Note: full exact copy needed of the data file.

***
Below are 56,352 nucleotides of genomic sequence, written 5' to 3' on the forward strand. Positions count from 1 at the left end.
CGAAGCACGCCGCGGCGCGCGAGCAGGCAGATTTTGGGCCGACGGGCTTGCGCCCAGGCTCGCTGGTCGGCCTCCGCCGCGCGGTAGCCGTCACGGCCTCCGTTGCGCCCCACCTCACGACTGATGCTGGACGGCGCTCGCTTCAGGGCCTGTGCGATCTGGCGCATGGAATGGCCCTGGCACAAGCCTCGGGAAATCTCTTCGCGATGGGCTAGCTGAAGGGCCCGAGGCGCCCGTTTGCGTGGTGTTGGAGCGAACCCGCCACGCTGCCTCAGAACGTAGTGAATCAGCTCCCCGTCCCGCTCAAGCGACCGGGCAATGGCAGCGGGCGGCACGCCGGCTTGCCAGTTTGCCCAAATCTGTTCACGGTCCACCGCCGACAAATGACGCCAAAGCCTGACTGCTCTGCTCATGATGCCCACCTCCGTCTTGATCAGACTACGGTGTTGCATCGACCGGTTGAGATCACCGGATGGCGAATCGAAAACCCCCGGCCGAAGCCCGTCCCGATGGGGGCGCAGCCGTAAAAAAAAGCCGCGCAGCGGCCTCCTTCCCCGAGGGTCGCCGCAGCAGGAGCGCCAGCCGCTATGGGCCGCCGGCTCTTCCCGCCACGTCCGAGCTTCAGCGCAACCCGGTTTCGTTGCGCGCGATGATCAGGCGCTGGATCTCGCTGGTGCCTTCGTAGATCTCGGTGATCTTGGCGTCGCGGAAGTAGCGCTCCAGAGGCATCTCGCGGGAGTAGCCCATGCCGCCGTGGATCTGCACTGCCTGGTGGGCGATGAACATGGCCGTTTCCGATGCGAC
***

Below are 56,352 nucleotides of genomic sequence, written 5' to 3' on the forward strand. Positions count from 1 at the left end.
CGAAGCACGCCGCGGCGCGCGAGCAGGCAGATTTTGGGCCGACGGGCTTGCGCCCAGGCTCGCTGGTCGGCCTCCGCCGCGCGGTAGCCGTCACGGCCTCCGTTGCGCCCCACCTCACGACTGATGCTGGACGGCGCTCGCTTCAGGGCCTGTGCGATCTGGCGCATGGAATGGCCCTGGCACAAGCCTCGGGAAATCTCTTCGCGATGGGCTAGCTGAAGGGCCCGAGGCGCCCGTTTGCGTGGTGTTGGAGCGAACCCGCCACGCTGCCTCAGAACGTAGTGAATCAGCTCCCCGTCCCGCTCAAGCGACCGGGCAATGGCAGCGGGCGGCACGCCGGCTTGCCAGTTTGCCCAAATCTGTTCACGGTCCACCGCCGACAAATGACGCCAAAGCCTGACTGCTCTGCTCATGATGCCCACCTCCGTCTTGATCAGACTACGGTGTTGCATCGACCGGTTGAGATCACCGGATGGCGAATCGAAAACCCCCGGCCGAAGCCCGTCCCGATGGGGGCGCAGCCGTAAAAAAAAGCCGCGCAGCGGCCTCCTTCCCCGAGGGTCGCCGCAGCAGGAGCGCCAGCCGCTATGGGCCGCCGGCTCTTCCCGCCACGTCCGAGCTTCAGCGCAACCCGGTTTCGTTGCGCGCGATGATCAGGCGCTGGATCTCGCTGGTGCCTTCGTAGATCTCGGTGATCTTGGCGTCGCGGAAGTAGCGCTCCAGAGGCATCTCGCGGGAGTAGCCCATGCCGCCGTGGATCTGCACTGCCTGGTGGGCGATGAACATGGCCGTTTCCGATGCGAC